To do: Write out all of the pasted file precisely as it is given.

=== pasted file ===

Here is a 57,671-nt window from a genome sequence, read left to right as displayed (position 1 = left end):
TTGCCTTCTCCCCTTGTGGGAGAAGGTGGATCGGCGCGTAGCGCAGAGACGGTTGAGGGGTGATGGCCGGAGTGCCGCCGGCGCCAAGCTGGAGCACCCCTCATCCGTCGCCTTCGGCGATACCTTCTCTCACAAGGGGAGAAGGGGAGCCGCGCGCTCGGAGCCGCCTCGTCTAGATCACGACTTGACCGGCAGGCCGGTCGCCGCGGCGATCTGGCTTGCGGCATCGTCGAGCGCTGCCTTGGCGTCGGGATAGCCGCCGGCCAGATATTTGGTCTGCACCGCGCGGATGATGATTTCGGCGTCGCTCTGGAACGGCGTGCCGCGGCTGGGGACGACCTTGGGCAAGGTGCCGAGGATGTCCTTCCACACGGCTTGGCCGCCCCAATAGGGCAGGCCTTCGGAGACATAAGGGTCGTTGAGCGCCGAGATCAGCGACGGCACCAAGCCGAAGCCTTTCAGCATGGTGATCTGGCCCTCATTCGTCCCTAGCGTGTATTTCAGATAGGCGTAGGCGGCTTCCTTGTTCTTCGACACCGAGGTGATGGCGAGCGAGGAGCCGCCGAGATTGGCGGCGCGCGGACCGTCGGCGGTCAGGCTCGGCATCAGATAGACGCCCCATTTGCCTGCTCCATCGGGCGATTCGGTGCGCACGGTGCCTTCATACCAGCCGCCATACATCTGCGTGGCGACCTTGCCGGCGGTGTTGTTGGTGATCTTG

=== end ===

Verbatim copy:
Here is a 57,671-nt window from a genome sequence, read left to right as displayed (position 1 = left end):
TTGCCTTCTCCCCTTGTGGGAGAAGGTGGATCGGCGCGTAGCGCAGAGACGGTTGAGGGGTGATGGCCGGAGTGCCGCCGGCGCCAAGCTGGAGCACCCCTCATCCGTCGCCTTCGGCGATACCTTCTCTCACAAGGGGAGAAGGGGAGCCGCGCGCTCGGAGCCGCCTCGTCTAGATCACGACTTGACCGGCAGGCCGGTCGCCGCGGCGATCTGGCTTGCGGCATCGTCGAGCGCTGCCTTGGCGTCGGGATAGCCGCCGGCCAGATATTTGGTCTGCACCGCGCGGATGATGATTTCGGCGTCGCTCTGGAACGGCGTGCCGCGGCTGGGGACGACCTTGGGCAAGGTGCCGAGGATGTCCTTCCACACGGCTTGGCCGCCCCAATAGGGCAGGCCTTCGGAGACATAAGGGTCGTTGAGCGCCGAGATCAGCGACGGCACCAAGCCGAAGCCTTTCAGCATGGTGATCTGGCCCTCATTCGTCCCTAGCGTGTATTTCAGATAGGCGTAGGCGGCTTCCTTGTTCTTCGACACCGAGGTGATGGCGAGCGAGGAGCCGCCGAGATTGGCGGCGCGCGGACCGTCGGCGGTCAGGCTCGGCATCAGATAGACGCCCCATTTGCCTGCTCCATCGGGCGATTCGGTGCGCACGGTGCCTTCATACCAGCCGCCATACATCTGCGTGGCGACCTTGCCGGCGGTGTTGTTGGTGATCTTG